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Willy Brandt, New West German Chancellor, Was Long an Opponent of Nazis

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Willy Brandt, the first Socialist to head a West German Government since the Nazi rise to power began in 1930, was elected Chancellor of the Federal Republic today. The Bundestag, West Germany’s lower house, elected him by 251 to 235 votes, only two votes over the 249 required for election.

Unlike his predecessor, former Chancellor Kurt Georg Kiesinger who once belonged to the Nazi party, Mr. Brandt, 56, fought against the Nazis while still in his teens and was on the Nazis’ wanted list when World War II broke out. Mr. Brandt, head of the Social Democratic Party (SPD), served as Foreign Minister in the Kiesinger coalition Government. His party won 224 Bundestag seats in last month’s elections. These, along with 30 won by the Free Democratic Party, were sufficient to form a new coalition depriving Chancellor Kiesinger’s Christian Democratic Union of power for the first time in 20 years.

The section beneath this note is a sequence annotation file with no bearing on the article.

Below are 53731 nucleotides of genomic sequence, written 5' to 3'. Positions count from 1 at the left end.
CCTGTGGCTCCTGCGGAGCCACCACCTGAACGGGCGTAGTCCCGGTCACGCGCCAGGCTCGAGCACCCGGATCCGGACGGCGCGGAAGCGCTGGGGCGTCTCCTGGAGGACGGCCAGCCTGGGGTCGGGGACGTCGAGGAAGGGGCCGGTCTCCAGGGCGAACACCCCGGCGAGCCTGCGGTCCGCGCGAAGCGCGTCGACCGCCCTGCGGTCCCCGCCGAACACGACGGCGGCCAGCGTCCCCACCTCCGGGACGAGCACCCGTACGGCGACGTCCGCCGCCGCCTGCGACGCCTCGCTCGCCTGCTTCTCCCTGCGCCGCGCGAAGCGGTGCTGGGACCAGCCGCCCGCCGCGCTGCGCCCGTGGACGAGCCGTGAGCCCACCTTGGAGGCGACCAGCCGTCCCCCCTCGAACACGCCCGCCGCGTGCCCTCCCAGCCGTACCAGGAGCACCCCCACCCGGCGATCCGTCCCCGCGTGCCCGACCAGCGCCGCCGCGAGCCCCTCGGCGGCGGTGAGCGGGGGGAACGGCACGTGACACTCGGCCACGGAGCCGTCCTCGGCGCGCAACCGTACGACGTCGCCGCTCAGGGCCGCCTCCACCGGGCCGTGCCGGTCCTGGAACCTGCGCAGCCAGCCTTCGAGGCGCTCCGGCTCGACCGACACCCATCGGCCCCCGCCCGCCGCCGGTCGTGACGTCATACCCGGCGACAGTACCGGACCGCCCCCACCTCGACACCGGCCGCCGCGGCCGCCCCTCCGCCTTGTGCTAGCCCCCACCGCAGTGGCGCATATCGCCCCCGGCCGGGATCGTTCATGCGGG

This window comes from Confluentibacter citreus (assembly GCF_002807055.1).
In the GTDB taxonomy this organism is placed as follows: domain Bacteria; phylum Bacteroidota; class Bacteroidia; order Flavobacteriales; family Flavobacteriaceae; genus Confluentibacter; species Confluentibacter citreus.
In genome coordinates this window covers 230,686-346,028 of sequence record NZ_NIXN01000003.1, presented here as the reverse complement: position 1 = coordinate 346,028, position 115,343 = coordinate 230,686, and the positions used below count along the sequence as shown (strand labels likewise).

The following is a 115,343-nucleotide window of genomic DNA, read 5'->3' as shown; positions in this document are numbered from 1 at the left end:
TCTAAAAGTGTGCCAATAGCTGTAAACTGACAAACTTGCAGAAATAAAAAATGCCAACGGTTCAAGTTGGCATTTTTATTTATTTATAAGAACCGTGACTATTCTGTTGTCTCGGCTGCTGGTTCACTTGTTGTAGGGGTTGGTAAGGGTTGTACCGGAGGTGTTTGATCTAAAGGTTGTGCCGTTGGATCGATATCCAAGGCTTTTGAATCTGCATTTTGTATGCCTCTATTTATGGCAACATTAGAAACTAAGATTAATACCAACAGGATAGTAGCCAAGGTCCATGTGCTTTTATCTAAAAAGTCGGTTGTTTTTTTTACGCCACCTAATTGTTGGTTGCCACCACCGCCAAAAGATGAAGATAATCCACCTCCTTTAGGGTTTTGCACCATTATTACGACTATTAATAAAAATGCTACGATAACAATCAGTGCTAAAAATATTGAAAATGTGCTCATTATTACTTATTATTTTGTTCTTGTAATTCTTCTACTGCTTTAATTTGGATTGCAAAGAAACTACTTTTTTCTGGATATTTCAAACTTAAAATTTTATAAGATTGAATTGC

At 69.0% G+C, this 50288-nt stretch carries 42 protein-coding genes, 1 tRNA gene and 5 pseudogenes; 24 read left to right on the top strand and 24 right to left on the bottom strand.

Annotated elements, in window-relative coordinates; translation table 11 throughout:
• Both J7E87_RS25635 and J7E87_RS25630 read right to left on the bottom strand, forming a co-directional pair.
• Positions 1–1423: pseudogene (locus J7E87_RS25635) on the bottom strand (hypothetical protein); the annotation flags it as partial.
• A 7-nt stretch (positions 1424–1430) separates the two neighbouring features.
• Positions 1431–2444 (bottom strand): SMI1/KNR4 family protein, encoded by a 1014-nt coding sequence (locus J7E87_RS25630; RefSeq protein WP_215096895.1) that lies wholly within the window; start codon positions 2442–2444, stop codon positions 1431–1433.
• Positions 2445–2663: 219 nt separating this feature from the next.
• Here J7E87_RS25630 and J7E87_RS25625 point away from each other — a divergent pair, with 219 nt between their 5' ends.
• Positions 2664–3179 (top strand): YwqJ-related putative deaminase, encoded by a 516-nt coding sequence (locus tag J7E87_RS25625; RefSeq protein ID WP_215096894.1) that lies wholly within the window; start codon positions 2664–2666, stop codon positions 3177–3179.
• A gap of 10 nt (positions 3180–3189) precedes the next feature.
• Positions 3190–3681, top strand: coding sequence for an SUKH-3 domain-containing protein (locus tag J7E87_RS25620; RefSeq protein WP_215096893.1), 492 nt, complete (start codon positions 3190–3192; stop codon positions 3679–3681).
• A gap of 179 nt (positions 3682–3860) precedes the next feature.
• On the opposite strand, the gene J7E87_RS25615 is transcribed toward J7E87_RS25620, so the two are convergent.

Mr. Brandt was born in Lubeck in 1913 as Herbert Karl Frahm, the illegitimate son of a salesgirl, a fact that he has never concealed. He was a militant Socialist at the age of 17. He participated in street battles against Hitler’s Brown shirts and was once tried and acquitted for fighting the Nazi gangs. When Hitler took power in 1933, he fled to Norway where he assumed his present name. Mr. Brandt made his living as a journalist on Scandinavian newspapers. During the Nazi occupation of Norway, he was arrested but was mistaken for a Norwegian soldier, released and fled to neutral Sweden. After the war he covered the Nuremburg war crimes trials for Swedish newspapers. He reentered German politics shortly after the war and was Mayor of West Berlin before joining the Kiesinger Cabinet.

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